Which was a huge issue, because fuck, this was either the first or second most competent person I’d ever met and I didn’t want to lose that.
What ended up happening, is that I paused for 8 minutes, and then directly brought up the issue of “I’m afraid to bring up money because it might endanger our relationship etc”, and then Parker was like, “you’re paying my employer, and my employer pays me the same regardless of what you pay them, and also I think judging people fucks with their ability to think and to process their own emotions, so I have a code against doing so, and you’re good”.
Despite the value of the relationship, it would have gone against my true values if I’d had to monitor my speech for social “correctness” to maintain my relationship with Parker. But, pausing for 8 minutes to think through things was totally the best thing I could do to satisfy my values. Let’s dig into the actual steps I took to see why:
-first, I realized something I valued in danger, and stopped to gather information from myself
-second, I realized that one possible strategy for dealing with this was to censor myself for social correctness in all future interactions relating to money
-third, I realized that I wasn’t willing to care about social correctness, so that strategy was out
-fourth, I realized I was framing this thing wrong and needed to step up a level. In particular, I’d stopped because I wanted to talk about a specific future plan I’d made around money, and then realized that maybe it would harm my therapist-client relationship with Parker to talk about that specific future plan. But, maybe I could explicitly ask Parker about the more general worry of, “I feel like discussing money with you might harm our relationship and I’m worried about harming our relationship”, instead of the more specific one related to whether I should share what had been on my mind.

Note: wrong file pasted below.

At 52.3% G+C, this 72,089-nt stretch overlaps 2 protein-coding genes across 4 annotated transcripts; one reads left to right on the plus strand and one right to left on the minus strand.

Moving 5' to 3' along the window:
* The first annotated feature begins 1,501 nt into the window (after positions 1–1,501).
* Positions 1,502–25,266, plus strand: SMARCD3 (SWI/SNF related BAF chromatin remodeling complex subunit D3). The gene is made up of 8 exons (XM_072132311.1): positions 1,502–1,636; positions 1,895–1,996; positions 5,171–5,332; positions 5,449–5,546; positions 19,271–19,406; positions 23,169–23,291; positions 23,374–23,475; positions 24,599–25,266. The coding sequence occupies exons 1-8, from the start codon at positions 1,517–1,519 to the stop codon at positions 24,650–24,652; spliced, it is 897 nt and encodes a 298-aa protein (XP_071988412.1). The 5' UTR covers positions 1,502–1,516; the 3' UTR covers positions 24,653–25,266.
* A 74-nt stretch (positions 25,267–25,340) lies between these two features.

-fifth, I sorta thought over whether there were any other advantages or disadvantages of bringing that up directly for a few minutes before bringing it up, and decided that bringing it up dissolved the problems mentioned above (I’d not have to worry about tiptoeing around discussions of money if I brought it up and Parker was cool, and I would weed Parker out from “people I trust this much” if Parker wasn’t cool about it).
-sixth, I sorta relaxed, which seemed like a signal to the conscious part of myself that I’d thought things through enough and ought to go ahead and execute on what I’d decided to do.
And then I brought it up and things went well. I think that’s a good example of how it’s important to listen to your emotions even when they seem to be pointing you in a strange direction—sometimes, you need to keep digging and reframing the problem until the emotion dissipates.